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Meet the Cast: Interview with Callan Purcell

We spoke with Callan Purcell, star of the upcoming Blue by Thomas Weatherall, and asked him a lightning round of questions about what drew him to the play, what he’s looking forward to doing in Adelaide, and if he would have his character from the play over for dinner!

Meet Callan Purcell

What drew you to the role of Mark in Blue?

Well for me, I love how Thomas wrote this young man with such a burning desire to connect. A session of confessions of epic proportions. He shares the most fragile of things on his mind, in his heart. There’s a rigour to the way he dances around the truth and at other times, dives into the belly of memories. He vaults between reliving memories, telling stories, having revelations, dreaming into the future. He’s the only one we hear from in this play…all the other presences live through him and conjured through his perception of them. Mark has nowhere to hide. I’ve never done a role like this before or one that sits so close to home.

Blue is a coming of age amid themes of death, despair, mental health but also love and hope. Has art/theatre helped you to navigate/heal moments in your life?

Of course! It’s why I keep coming back. Moreso back to the process of making theatre…how you learn about people and yourself through the work you make and how they play.
I’ve met some of the most beautiful people through art and artistic spaces. When you deal with those themes— death..despair…mental health…it’s easier to know you’ve got people beside you processing the same questions. People come to watch you deal with stuff and make sense of the world. Or just for a good laugh. Both make you feel a little less lonely, I reckon.

What do you appreciate about Mark’s character?

He’s got the rest of his life ahead of him! He is only at the beginning. I love that he’s not afraid. Wait, rather he feels the fear wholeheartedly and still keeps diving down. He has such an unapologetic way of seeing the world and walking through it.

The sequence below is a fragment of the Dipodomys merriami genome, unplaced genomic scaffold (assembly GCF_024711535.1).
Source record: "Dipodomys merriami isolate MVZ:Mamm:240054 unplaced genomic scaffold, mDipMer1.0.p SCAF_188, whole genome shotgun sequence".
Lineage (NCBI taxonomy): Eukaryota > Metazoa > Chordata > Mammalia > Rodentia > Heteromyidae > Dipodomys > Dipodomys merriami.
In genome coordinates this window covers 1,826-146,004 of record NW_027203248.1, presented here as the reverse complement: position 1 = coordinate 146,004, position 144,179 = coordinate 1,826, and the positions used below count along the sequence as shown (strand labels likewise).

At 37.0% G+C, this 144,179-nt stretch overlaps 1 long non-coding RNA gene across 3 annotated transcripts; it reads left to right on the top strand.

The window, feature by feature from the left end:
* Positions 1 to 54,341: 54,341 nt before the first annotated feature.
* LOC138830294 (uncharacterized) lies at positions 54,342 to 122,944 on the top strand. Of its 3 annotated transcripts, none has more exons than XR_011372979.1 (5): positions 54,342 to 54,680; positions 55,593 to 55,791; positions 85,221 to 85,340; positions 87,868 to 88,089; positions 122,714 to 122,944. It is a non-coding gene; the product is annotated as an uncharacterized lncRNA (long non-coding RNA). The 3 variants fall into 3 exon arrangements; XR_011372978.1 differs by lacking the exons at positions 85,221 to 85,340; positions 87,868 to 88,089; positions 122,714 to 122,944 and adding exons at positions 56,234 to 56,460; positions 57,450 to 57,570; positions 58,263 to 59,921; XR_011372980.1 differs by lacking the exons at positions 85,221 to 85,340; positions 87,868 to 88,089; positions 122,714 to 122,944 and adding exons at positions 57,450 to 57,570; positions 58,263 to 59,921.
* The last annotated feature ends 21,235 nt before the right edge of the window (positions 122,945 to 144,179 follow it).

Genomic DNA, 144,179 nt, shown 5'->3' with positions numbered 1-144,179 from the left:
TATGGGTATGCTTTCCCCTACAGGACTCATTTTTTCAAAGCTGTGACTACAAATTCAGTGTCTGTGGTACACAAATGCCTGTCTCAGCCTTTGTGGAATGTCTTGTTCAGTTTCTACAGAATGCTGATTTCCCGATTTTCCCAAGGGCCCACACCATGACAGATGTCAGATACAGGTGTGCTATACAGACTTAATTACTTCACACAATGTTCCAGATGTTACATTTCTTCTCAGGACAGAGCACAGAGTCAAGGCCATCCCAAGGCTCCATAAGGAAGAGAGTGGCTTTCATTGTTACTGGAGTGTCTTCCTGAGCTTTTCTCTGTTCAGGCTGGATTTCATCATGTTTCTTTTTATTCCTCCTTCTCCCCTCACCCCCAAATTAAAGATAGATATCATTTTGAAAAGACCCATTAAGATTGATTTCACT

Blue is somewhat of an ode to mothers and how they help us launch into our lives. Did this mother/son connection speak to you?

Haha! My middle name is ‘mumma’s boy’. Donna, my mum, and I have gained and lost things together— we’ve seen the other at our worst and my god we’ve laughed a lot together. Recently it has dawned on me it’s her first swing at life as well. It’s what Mark’s mum sacrifices and how she perseveres that rubs off onto him. Both Mark and I have a deep respect for our mothers as survivors and as artists. His circumstances remind me to lean into the love I have for her. I just want to say I love my dad too. We just have a different way of showing it (that’s the next play).

What are you looking forward to coming to Adelaide to perform in Blue?

I’ll be taking it all in for the first time. I’m ready to let Adelaide and the festival swallow me up. It’s also the first time Blue has been performed outside of Belvoir as well as by a different performer, so this is new territory for the project as well. Thrilling times.

Why should people come to see Blue?

It’s a play written, directed and mostly designed by mob. It’s supporting Adelaide Festival. It’s championing young men to talk about things they don’t usually talk about. Honestly, it’ll change your life.

Would you have dinner with your character (Mark)? What would that be like?

Yeah I reckon I would. I know it’d be mango chicken and naan at the beach or something after a swim and that’s a vibe. I feel like I’d have to pay for it all though because he ‘left his wallet in the car’…

Below is a photo gallery of Callan as Aaron Burr in Hamilton.